Lymphatic sparing microscopic retroperitoneal varicocelectomy: a preliminary experience
PURPOSE/OBJECTIVE:One of the most common approaches to varicocele in adolescents is the Palomo technique. We report the experience of a single surgeon using a modification in which an operating microscope was brought into the field so that lymphatics were identified and preserved. By sparing lymphatics we attempted to reduce the hydrocele rate to levels achieved with microscopic inguinal and subinguinal surgery. MATERIALS AND METHODS/METHODS:A total of 20 boys with grade III varicocele underwent retroperitoneal gonadal vessel ligation with microscope assisted sparing of lymphatics between November 2004 and June 2007. Mean patient age was 15 years and mean followup was 11.2 months (range 1 to 29). RESULTS:Microscopic retroperitoneal varicocelectomy was performed in all patients with sparing of lymphatics under high power microscope. Clinical examination was performed at 1 week, 3, 6 and 12 months, and then annually to assess for recurrence and hydrocele. All boys who were followed had no hydrocele or recurrence. CONCLUSIONS:The microscope has had a large role in inguinal and subinguinal approaches. However, this technique takes up to 2 hours and testicular atrophy has been reported. There were no complications and operative time was shorter. Our technique, which uses magnification in the retroperitoneum, has not been described previously. It combines the simplicity of the original Palomo technique with a short period of microscopic dissection for identification and sparing of the lymphatics. This modification results in high success rates and fewer postoperative hydroceles.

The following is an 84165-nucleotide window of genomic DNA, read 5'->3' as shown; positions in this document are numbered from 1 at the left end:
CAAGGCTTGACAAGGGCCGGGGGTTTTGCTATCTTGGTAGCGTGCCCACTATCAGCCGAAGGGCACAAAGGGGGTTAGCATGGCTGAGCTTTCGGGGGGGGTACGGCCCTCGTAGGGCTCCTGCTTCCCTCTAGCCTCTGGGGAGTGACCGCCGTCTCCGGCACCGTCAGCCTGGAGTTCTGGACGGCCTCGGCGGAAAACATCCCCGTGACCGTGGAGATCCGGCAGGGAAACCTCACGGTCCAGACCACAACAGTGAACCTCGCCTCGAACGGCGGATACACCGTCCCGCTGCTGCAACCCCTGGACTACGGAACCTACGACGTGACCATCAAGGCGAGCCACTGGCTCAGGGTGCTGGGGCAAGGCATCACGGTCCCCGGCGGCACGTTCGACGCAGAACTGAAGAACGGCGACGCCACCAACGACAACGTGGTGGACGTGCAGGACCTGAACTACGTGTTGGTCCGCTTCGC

Metabolic and cardiovascular effects of androgen deprivation therapy
Prostate cancer is the most common gender-specific malignancy in men in the USA. Androgen-deprivation therapy (ADT) is commonly used in the treatment of metastatic or recurrent prostate cancer. The use of ADT is increasing with the advocacy of adjuvant and neoadjuvant ADT for treating asymptomatic patients with locally advanced prostate cancer. Although the use of ADT has resulted in improved survival in men with advanced prostate cancer, ADT, with its resulting severe hypogonadism, causes profound metabolic side-effects. We comprehensively reviewed previous reports using Medline searches of English-language literature (1950 to the present), with the keywords 'hypogonadism', 'testosterone', 'androgen deprivation therapy', 'hormonal treatment', 'prostate cancer', 'diabetes', 'metabolic syndrome', and 'cardiovascular disease'. Men with prostate cancer who undergo long-term ADT are at greater risk of developing dyslipidaemia, insulin resistance, hyperglycaemia and metabolic syndrome. These metabolic and physiological changes are a direct result of the induced severe hypogonadism and might predispose patients to a greater risk of cardiovascular morbidity and mortality. There is a need for prospective studies aimed and designed to investigate the metabolic and cardiovascular adverse effects of ADT, and assess the benefit/risk ratio, especially in special populations such as diabetics.